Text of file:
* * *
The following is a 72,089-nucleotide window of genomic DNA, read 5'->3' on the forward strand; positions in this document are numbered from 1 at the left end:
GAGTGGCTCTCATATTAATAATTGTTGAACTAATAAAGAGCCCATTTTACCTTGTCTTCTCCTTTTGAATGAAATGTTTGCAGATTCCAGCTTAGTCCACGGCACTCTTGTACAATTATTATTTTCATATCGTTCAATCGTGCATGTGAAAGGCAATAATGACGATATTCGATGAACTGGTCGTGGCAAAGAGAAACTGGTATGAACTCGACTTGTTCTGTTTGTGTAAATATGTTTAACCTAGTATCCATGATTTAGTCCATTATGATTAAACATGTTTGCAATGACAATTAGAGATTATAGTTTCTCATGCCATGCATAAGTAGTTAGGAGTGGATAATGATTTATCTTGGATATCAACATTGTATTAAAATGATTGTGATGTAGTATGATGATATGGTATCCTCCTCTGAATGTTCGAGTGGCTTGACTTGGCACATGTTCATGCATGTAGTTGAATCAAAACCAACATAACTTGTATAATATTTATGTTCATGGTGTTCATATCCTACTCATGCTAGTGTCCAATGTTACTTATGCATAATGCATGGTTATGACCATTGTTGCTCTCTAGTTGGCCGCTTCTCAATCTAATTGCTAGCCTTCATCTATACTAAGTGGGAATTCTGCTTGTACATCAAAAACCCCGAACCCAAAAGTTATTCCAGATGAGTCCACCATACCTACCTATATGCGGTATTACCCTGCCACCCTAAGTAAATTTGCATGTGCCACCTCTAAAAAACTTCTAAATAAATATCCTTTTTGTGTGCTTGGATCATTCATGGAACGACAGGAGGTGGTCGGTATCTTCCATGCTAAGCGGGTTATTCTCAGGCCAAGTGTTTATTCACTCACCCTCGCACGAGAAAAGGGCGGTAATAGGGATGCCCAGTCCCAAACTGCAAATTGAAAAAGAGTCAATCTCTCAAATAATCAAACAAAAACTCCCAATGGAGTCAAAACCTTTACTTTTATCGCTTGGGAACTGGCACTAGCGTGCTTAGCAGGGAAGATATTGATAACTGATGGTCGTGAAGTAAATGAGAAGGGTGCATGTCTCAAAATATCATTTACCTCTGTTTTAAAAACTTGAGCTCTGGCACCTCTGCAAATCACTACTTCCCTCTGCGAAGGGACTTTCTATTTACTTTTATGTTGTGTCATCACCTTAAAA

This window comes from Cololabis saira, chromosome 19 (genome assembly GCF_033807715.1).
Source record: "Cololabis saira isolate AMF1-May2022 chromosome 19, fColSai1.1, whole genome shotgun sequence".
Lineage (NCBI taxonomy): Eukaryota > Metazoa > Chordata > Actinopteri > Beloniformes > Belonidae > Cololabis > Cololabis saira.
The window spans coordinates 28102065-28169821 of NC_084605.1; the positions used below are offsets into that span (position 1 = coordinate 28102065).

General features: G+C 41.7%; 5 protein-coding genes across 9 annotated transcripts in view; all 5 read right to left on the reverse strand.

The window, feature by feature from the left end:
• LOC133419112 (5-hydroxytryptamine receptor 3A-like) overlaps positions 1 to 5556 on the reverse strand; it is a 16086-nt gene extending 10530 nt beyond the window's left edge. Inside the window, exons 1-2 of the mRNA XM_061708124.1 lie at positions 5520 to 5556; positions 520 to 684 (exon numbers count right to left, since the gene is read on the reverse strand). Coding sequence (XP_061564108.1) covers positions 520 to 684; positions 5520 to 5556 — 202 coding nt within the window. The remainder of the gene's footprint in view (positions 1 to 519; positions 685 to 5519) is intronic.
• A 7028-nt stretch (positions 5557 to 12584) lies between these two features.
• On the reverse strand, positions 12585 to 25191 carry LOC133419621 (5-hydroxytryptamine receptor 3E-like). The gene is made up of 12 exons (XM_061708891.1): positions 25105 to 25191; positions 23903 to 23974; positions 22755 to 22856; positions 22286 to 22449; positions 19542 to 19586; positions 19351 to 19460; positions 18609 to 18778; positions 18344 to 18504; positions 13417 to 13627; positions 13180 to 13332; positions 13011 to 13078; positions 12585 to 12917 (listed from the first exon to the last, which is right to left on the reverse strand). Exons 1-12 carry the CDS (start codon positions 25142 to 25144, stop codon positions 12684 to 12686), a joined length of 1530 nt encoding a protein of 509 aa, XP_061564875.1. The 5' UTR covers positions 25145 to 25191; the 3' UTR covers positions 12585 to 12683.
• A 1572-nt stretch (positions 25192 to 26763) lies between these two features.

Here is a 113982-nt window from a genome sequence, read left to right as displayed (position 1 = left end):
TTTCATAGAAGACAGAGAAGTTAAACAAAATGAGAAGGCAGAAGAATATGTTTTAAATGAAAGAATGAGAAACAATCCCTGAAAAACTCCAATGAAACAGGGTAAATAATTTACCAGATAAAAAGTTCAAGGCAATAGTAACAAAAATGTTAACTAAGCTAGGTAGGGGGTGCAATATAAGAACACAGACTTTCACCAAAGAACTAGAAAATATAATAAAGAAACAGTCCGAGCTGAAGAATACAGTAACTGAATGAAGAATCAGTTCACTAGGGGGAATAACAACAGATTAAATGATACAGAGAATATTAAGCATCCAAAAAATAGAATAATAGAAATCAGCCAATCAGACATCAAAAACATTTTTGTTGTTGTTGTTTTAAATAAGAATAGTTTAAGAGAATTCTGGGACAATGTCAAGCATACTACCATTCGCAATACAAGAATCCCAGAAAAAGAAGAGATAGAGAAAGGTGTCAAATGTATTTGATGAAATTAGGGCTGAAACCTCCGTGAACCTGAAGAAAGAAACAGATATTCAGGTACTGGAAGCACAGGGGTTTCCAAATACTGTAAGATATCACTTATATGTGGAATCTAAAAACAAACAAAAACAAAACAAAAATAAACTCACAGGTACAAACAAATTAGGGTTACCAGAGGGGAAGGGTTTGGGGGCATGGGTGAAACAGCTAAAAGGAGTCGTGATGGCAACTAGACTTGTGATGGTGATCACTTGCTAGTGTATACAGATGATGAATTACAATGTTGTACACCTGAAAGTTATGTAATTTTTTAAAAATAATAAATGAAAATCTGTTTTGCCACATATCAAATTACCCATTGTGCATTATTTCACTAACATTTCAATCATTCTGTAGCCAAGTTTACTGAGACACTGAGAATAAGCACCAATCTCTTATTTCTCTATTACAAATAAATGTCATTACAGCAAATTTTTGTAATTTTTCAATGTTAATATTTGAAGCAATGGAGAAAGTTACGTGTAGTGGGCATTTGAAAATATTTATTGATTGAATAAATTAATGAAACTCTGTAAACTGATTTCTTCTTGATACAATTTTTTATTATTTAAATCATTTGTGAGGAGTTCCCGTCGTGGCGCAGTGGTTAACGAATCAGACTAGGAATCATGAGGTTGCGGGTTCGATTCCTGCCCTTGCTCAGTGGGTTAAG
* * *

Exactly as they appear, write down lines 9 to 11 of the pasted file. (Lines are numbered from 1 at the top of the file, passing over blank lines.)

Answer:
• LOC133419112 (5-hydroxytryptamine receptor 3A-like) overlaps positions 1 to 5556 on the reverse strand; it is a 16086-nt gene extending 10530 nt beyond the window's left edge. Inside the window, exons 1-2 of the mRNA XM_061708124.1 lie at positions 5520 to 5556; positions 520 to 684 (exon numbers count right to left, since the gene is read on the reverse strand). Coding sequence (XP_061564108.1) covers positions 520 to 684; positions 5520 to 5556 — 202 coding nt within the window. The remainder of the gene's footprint in view (positions 1 to 519; positions 685 to 5519) is intronic.
• A 7028-nt stretch (positions 5557 to 12584) lies between these two features.
• On the reverse strand, positions 12585 to 25191 carry LOC133419621 (5-hydroxytryptamine receptor 3E-like). The gene is made up of 12 exons (XM_061708891.1): positions 25105 to 25191; positions 23903 to 23974; positions 22755 to 22856; positions 22286 to 22449; positions 19542 to 19586; positions 19351 to 19460; positions 18609 to 18778; positions 18344 to 18504; positions 13417 to 13627; positions 13180 to 13332; positions 13011 to 13078; positions 12585 to 12917 (listed from the first exon to the last, which is right to left on the reverse strand). Exons 1-12 carry the CDS (start codon positions 25142 to 25144, stop codon positions 12684 to 12686), a joined length of 1530 nt encoding a protein of 509 aa, XP_061564875.1. The 5' UTR covers positions 25145 to 25191; the 3' UTR covers positions 12585 to 12683.